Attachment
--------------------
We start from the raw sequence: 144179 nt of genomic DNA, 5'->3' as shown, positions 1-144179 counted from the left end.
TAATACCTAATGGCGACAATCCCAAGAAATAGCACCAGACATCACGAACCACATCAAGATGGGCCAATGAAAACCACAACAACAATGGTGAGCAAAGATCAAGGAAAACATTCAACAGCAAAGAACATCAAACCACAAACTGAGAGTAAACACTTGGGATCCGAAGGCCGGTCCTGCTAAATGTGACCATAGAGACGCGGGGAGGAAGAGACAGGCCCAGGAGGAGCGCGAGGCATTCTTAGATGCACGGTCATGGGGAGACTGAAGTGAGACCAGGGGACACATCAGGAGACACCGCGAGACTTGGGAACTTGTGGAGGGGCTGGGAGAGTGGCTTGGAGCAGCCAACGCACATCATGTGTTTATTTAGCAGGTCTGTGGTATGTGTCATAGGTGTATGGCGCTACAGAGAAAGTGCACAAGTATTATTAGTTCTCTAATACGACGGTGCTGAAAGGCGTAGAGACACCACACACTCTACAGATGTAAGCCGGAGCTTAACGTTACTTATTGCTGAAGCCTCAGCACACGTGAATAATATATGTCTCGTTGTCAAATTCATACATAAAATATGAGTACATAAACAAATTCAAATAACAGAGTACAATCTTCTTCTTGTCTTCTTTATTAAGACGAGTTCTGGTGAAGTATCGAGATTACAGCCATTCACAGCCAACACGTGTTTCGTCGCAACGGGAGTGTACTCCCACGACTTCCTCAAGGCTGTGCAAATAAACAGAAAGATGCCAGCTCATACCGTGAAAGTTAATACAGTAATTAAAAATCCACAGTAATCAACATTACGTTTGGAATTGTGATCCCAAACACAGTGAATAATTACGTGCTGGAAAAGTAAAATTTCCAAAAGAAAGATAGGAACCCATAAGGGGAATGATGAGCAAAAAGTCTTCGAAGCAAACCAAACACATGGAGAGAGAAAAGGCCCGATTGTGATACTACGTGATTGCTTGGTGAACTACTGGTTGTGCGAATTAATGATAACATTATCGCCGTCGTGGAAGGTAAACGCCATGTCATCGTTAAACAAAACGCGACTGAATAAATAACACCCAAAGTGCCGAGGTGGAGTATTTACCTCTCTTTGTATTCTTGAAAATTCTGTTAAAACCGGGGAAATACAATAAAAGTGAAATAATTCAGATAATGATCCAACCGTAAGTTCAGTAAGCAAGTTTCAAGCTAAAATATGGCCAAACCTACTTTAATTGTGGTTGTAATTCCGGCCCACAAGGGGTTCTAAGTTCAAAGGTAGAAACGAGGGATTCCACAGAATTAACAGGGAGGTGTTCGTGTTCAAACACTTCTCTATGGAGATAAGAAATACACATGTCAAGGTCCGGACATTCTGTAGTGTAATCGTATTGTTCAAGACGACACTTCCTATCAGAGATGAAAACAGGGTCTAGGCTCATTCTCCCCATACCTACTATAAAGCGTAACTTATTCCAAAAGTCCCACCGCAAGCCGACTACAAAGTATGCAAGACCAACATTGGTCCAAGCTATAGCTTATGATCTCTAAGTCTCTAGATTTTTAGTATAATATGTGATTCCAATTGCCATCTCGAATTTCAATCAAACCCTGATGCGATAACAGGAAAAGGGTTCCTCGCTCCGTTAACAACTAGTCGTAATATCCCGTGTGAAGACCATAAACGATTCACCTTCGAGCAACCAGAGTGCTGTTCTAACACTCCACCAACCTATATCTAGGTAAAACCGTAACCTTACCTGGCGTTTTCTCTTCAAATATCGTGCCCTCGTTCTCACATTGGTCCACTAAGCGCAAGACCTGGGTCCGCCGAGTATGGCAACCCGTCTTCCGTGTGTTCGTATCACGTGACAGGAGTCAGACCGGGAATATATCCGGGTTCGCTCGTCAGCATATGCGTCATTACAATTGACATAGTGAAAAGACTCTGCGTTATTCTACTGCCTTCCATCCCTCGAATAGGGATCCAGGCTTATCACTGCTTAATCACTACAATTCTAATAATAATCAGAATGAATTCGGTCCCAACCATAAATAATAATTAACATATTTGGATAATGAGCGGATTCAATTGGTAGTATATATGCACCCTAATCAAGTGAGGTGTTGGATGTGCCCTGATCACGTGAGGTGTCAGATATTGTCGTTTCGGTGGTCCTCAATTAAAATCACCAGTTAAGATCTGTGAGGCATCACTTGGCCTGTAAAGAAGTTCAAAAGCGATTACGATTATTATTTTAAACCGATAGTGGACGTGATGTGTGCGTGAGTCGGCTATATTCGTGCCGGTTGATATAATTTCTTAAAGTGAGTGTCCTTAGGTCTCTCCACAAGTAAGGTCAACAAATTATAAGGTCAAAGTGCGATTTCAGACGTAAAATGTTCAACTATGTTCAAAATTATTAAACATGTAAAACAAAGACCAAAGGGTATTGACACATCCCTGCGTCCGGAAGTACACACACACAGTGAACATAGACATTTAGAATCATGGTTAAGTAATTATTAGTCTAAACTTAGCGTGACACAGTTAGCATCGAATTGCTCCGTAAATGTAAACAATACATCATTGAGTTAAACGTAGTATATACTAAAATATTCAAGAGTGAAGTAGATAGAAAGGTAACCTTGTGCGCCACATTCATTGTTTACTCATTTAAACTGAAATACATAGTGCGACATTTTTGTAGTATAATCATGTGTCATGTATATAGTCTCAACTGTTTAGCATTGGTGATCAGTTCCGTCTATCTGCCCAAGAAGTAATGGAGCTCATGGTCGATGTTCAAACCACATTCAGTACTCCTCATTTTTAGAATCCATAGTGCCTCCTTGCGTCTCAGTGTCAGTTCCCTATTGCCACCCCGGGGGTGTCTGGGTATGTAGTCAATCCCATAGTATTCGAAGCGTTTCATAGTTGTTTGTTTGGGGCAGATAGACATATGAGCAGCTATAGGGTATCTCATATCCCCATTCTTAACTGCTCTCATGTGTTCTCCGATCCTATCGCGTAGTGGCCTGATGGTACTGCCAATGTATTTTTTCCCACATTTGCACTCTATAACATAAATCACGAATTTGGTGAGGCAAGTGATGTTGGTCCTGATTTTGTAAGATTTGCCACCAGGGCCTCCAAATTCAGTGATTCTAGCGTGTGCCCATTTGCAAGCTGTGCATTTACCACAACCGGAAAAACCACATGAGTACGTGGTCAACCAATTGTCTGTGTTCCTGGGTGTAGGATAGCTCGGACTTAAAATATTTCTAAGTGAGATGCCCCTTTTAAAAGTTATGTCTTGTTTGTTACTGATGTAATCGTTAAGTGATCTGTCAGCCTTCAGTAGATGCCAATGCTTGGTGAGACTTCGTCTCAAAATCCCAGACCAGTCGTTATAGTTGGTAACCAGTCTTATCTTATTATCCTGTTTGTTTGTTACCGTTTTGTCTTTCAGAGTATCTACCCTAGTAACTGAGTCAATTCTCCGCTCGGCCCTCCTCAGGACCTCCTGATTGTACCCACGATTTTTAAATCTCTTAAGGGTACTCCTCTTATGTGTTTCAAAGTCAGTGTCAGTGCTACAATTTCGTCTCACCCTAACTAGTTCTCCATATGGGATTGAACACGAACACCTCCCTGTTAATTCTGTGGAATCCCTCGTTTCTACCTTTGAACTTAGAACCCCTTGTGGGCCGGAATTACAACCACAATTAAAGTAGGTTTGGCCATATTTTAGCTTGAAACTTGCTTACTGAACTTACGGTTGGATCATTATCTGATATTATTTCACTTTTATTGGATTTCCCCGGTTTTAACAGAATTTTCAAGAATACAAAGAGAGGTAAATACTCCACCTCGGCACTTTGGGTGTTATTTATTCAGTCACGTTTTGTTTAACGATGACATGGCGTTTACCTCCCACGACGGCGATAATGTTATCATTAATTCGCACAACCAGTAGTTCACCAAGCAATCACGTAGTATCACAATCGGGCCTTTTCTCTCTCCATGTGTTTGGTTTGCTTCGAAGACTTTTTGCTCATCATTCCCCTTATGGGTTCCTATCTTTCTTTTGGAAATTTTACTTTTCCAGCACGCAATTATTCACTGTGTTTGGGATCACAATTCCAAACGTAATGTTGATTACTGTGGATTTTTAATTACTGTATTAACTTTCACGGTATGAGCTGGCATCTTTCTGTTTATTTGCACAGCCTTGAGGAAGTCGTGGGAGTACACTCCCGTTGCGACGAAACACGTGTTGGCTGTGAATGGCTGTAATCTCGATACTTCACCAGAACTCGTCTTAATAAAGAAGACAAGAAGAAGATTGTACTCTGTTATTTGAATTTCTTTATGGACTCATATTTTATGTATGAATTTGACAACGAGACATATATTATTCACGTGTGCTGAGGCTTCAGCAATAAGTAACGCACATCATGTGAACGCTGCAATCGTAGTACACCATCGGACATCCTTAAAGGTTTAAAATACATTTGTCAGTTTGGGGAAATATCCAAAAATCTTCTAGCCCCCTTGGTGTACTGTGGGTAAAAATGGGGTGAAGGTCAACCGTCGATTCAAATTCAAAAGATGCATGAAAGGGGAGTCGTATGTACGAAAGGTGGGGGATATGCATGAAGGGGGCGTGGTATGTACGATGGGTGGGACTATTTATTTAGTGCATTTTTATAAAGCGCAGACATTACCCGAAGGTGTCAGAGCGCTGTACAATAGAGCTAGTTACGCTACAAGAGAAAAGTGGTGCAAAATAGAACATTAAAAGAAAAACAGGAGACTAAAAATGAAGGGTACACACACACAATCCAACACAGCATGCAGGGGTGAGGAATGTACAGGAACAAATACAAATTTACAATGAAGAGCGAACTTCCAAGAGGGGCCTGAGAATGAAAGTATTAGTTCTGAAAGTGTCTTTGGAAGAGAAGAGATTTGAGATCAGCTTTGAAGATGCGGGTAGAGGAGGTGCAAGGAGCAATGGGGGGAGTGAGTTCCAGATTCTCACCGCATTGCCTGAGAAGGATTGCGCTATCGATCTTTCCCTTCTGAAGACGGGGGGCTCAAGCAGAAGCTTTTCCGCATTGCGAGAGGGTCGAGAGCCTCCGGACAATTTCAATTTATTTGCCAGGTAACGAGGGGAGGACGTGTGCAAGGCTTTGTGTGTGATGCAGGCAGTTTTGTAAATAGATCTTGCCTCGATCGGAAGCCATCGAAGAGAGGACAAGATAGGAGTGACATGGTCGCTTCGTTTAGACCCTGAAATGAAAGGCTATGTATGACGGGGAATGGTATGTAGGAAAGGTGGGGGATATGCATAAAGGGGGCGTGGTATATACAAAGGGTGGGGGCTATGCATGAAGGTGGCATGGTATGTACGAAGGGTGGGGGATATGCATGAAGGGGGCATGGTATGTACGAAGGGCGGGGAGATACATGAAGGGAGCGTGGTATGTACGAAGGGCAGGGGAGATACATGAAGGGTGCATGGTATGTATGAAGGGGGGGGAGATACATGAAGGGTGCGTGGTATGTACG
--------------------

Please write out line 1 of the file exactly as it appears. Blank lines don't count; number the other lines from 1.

We start from the raw sequence: 144179 nt of genomic DNA, 5'->3' as shown, positions 1-144179 counted from the left end.